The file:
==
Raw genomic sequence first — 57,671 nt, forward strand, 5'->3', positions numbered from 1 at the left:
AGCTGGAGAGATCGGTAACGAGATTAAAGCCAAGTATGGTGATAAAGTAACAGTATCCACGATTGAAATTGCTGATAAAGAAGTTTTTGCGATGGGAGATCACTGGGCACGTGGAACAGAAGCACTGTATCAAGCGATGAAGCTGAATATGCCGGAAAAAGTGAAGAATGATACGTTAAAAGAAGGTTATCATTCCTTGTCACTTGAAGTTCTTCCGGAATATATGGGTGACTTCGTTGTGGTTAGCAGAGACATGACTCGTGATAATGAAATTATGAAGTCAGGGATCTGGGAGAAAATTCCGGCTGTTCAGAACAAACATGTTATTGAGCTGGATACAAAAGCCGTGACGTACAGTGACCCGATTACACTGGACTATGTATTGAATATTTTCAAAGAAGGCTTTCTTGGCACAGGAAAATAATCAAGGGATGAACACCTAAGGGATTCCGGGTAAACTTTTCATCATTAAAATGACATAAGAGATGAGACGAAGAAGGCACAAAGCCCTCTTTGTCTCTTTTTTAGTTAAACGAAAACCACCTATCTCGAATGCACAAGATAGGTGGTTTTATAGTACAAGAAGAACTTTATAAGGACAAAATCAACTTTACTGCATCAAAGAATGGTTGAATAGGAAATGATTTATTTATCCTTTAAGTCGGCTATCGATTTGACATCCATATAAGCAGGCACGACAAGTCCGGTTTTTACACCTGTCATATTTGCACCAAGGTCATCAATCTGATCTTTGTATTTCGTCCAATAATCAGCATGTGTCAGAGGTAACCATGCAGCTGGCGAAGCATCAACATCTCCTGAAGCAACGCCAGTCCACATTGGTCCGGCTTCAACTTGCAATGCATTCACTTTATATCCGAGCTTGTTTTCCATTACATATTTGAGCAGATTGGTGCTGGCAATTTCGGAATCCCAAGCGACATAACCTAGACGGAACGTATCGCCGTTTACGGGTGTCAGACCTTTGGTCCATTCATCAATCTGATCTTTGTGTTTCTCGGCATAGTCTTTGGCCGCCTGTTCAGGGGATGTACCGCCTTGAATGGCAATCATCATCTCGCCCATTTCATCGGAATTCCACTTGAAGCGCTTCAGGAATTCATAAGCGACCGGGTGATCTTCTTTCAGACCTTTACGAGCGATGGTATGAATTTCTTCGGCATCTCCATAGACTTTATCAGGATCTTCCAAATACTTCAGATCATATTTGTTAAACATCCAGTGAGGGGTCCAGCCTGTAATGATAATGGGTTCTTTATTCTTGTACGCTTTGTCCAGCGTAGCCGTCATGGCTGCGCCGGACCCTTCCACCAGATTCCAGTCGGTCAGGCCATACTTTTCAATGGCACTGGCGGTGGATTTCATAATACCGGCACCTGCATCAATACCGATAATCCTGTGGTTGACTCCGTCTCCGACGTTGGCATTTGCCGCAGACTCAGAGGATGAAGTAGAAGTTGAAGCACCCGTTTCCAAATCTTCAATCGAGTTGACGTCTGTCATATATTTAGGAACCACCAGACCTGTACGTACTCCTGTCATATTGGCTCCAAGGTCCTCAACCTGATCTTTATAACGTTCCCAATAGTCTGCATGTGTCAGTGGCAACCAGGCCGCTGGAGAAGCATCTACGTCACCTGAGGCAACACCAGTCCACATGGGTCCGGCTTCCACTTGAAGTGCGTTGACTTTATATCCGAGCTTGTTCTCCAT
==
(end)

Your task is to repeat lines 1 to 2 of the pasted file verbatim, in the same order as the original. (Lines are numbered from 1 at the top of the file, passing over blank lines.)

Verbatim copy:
Raw genomic sequence first — 57,671 nt, forward strand, 5'->3', positions numbered from 1 at the left:
AGCTGGAGAGATCGGTAACGAGATTAAAGCCAAGTATGGTGATAAAGTAACAGTATCCACGATTGAAATTGCTGATAAAGAAGTTTTTGCGATGGGAGATCACTGGGCACGTGGAACAGAAGCACTGTATCAAGCGATGAAGCTGAATATGCCGGAAAAAGTGAAGAATGATACGTTAAAAGAAGGTTATCATTCCTTGTCACTTGAAGTTCTTCCGGAATATATGGGTGACTTCGTTGTGGTTAGCAGAGACATGACTCGTGATAATGAAATTATGAAGTCAGGGATCTGGGAGAAAATTCCGGCTGTTCAGAACAAACATGTTATTGAGCTGGATACAAAAGCCGTGACGTACAGTGACCCGATTACACTGGACTATGTATTGAATATTTTCAAAGAAGGCTTTCTTGGCACAGGAAAATAATCAAGGGATGAACACCTAAGGGATTCCGGGTAAACTTTTCATCATTAAAATGACATAAGAGATGAGACGAAGAAGGCACAAAGCCCTCTTTGTCTCTTTTTTAGTTAAACGAAAACCACCTATCTCGAATGCACAAGATAGGTGGTTTTATAGTACAAGAAGAACTTTATAAGGACAAAATCAACTTTACTGCATCAAAGAATGGTTGAATAGGAAATGATTTATTTATCCTTTAAGTCGGCTATCGATTTGACATCCATATAAGCAGGCACGACAAGTCCGGTTTTTACACCTGTCATATTTGCACCAAGGTCATCAATCTGATCTTTGTATTTCGTCCAATAATCAGCATGTGTCAGAGGTAACCATGCAGCTGGCGAAGCATCAACATCTCCTGAAGCAACGCCAGTCCACATTGGTCCGGCTTCAACTTGCAATGCATTCACTTTATATCCGAGCTTGTTTTCCATTACATATTTGAGCAGATTGGTGCTGGCAATTTCGGAATCCCAAGCGACATAACCTAGACGGAACGTATCGCCGTTTACGGGTGTCAGACCTTTGGTCCATTCATCAATCTGATCTTTGTGTTTCTCGGCATAGTCTTTGGCCGCCTGTTCAGGGGATGTACCGCCTTGAATGGCAATCATCATCTCGCCCATTTCATCGGAATTCCACTTGAAGCGCTTCAGGAATTCATAAGCGACCGGGTGATCTTCTTTCAGACCTTTACGAGCGATGGTATGAATTTCTTCGGCATCTCCATAGACTTTATCAGGATCTTCCAAATACTTCAGATCATATTTGTTAAACATCCAGTGAGGGGTCCAGCCTGTAATGATAATGGGTTCTTTATTCTTGTACGCTTTGTCCAGCGTAGCCGTCATGGCTGCGCCGGACCCTTCCACCAGATTCCAGTCGGTCAGGCCATACTTTTCAATGGCACTGGCGGTGGATTTCATAATACCGGCACCTGCATCAATACCGATAATCCTGTGGTTGACTCCGTCTCCGACGTTGGCATTTGCCGCAGACTCAGAGGATGAAGTAGAAGTTGAAGCACCCGTTTCCAAATCTTCAATCGAGTTGACGTCTGTCATATATTTAGGAACCACCAGACCTGTACGTACTCCTGTCATATTGGCTCCAAGGTCCTCAACCTGATCTTTATAACGTTCCCAATAGTCTGCATGTGTCAGTGGCAACCAGGCCGCTGGAGAAGCATCTACGTCACCTGAGGCAACACCAGTCCACATGGGTCCGGCTTCCACTTGAAGTGCGTTGACTTTATATCCGAGCTTGTTCTCCAT